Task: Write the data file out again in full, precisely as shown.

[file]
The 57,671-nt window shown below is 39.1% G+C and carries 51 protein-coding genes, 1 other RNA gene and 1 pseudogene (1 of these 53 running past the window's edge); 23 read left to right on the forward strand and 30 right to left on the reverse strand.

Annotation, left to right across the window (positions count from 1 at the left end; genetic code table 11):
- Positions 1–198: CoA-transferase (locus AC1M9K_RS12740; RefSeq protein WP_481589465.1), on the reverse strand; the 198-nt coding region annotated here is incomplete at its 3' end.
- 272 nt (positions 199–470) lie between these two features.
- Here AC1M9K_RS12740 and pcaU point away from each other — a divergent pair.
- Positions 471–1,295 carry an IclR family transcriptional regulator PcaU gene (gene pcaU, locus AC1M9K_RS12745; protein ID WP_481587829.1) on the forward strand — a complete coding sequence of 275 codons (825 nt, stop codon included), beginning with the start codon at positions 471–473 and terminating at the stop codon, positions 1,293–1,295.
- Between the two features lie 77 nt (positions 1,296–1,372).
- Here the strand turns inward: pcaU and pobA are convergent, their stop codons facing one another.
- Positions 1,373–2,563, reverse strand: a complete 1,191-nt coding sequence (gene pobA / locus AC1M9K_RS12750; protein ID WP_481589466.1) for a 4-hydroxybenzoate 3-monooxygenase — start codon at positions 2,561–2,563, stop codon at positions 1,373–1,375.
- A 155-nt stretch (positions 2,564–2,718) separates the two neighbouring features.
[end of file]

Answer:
The 57,671-nt window shown below is 39.1% G+C and carries 51 protein-coding genes, 1 other RNA gene and 1 pseudogene (1 of these 53 running past the window's edge); 23 read left to right on the forward strand and 30 right to left on the reverse strand.

Annotation, left to right across the window (positions count from 1 at the left end; genetic code table 11):
- Positions 1–198: CoA-transferase (locus AC1M9K_RS12740; RefSeq protein WP_481589465.1), on the reverse strand; the 198-nt coding region annotated here is incomplete at its 3' end.
- 272 nt (positions 199–470) lie between these two features.
- Here AC1M9K_RS12740 and pcaU point away from each other — a divergent pair.
- Positions 471–1,295 carry an IclR family transcriptional regulator PcaU gene (gene pcaU, locus AC1M9K_RS12745; protein ID WP_481587829.1) on the forward strand — a complete coding sequence of 275 codons (825 nt, stop codon included), beginning with the start codon at positions 471–473 and terminating at the stop codon, positions 1,293–1,295.
- Between the two features lie 77 nt (positions 1,296–1,372).
- Here the strand turns inward: pcaU and pobA are convergent, their stop codons facing one another.
- Positions 1,373–2,563, reverse strand: a complete 1,191-nt coding sequence (gene pobA / locus AC1M9K_RS12750; protein ID WP_481589466.1) for a 4-hydroxybenzoate 3-monooxygenase — start codon at positions 2,561–2,563, stop codon at positions 1,373–1,375.
- A 155-nt stretch (positions 2,564–2,718) separates the two neighbouring features.